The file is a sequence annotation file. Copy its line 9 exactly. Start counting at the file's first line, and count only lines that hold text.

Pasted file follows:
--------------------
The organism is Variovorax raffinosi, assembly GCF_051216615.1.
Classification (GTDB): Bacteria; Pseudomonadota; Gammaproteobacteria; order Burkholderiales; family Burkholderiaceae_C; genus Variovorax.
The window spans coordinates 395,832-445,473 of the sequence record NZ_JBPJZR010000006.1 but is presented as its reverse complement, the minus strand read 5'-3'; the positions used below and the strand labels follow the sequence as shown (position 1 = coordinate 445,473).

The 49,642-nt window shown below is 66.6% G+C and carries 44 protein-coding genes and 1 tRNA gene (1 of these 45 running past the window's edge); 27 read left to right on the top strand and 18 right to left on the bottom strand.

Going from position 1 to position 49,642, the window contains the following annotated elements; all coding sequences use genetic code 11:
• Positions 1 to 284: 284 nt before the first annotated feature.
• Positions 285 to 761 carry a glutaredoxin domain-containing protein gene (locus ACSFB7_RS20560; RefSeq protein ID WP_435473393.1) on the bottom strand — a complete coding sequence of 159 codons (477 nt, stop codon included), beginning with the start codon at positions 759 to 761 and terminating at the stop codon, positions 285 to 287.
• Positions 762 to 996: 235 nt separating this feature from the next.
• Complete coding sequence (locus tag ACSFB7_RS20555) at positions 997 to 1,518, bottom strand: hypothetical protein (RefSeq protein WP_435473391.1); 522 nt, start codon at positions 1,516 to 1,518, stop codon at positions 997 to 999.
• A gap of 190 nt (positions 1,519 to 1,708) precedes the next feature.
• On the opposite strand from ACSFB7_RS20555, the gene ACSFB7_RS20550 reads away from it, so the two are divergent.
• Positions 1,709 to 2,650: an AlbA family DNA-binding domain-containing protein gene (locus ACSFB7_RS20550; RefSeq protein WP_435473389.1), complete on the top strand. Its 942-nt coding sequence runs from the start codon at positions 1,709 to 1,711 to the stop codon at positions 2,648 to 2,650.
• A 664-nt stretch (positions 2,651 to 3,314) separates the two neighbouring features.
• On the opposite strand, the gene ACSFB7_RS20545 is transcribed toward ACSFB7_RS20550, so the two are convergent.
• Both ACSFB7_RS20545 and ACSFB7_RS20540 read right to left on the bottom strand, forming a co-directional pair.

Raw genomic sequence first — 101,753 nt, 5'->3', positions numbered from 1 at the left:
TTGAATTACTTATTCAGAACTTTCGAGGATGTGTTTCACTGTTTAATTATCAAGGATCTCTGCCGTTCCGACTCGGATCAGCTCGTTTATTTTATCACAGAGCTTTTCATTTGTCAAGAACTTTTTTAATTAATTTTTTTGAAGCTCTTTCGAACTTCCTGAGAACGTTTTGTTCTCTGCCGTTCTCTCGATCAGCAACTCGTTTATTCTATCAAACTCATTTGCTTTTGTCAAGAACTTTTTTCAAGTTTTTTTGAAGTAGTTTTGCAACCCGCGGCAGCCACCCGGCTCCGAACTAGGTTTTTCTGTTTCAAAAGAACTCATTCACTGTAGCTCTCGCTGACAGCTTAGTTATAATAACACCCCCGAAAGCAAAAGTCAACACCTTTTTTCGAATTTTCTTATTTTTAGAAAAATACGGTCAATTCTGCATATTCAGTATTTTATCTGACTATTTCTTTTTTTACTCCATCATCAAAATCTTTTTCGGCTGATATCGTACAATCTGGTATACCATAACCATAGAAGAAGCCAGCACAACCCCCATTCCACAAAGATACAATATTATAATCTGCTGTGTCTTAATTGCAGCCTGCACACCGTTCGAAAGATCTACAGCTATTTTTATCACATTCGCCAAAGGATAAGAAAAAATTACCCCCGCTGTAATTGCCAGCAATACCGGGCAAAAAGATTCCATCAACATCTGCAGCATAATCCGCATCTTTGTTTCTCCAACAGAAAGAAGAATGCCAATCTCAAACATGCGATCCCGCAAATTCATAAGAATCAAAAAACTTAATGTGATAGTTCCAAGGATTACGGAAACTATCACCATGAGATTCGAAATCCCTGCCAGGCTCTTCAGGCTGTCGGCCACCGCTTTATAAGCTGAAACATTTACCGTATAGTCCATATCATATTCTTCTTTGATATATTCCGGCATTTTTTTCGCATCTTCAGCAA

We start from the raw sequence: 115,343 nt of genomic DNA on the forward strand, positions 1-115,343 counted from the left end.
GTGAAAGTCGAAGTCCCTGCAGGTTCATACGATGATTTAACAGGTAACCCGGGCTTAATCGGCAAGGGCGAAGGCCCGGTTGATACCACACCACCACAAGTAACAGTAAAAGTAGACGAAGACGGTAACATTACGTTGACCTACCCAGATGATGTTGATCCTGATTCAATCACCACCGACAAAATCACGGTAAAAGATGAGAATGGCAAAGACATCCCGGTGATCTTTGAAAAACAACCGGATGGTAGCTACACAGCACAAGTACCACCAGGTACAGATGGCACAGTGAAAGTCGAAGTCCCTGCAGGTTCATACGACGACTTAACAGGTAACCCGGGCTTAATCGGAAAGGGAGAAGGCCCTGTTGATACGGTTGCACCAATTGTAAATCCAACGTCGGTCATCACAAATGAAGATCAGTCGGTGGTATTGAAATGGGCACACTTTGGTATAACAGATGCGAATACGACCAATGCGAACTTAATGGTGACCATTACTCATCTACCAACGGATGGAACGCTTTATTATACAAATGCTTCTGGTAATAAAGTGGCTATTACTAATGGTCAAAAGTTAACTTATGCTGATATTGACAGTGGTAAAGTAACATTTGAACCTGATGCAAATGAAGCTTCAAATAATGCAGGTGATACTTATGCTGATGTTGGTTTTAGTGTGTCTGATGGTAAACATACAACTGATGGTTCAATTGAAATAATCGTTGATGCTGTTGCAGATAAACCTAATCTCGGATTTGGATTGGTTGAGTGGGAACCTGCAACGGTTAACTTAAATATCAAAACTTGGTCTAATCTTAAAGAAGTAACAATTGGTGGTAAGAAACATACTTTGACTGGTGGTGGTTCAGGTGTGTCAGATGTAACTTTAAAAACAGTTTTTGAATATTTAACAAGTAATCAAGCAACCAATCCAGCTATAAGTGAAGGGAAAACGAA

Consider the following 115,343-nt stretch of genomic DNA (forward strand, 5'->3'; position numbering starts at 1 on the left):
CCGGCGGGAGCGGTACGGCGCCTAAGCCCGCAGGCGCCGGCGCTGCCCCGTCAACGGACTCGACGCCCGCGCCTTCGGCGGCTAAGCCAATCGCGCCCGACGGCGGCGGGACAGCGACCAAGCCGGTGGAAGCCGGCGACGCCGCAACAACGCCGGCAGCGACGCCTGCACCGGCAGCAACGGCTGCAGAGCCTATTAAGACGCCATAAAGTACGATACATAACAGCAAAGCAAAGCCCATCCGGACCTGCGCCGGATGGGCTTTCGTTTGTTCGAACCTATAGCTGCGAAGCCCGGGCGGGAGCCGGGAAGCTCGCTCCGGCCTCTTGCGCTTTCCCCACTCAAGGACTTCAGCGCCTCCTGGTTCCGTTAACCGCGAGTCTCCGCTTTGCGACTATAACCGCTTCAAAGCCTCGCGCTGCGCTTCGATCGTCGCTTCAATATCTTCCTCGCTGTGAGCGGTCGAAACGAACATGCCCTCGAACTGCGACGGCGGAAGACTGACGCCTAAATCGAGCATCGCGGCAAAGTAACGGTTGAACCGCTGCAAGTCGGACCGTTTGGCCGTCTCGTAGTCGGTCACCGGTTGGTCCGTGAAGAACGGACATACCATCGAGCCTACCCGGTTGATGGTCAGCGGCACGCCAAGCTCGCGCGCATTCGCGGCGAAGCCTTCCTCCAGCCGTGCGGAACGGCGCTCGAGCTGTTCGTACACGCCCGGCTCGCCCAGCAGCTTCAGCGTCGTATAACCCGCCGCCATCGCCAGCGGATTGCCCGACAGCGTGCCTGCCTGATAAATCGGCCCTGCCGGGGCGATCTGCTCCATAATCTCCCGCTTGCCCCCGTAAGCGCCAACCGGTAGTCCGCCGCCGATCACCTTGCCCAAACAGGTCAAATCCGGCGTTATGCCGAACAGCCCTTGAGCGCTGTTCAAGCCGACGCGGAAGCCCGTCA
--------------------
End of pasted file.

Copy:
• Complete coding sequence (locus tag ACSFB7_RS20555) at positions 997 to 1,518, bottom strand: hypothetical protein (RefSeq protein WP_435473391.1); 522 nt, start codon at positions 1,516 to 1,518, stop codon at positions 997 to 999.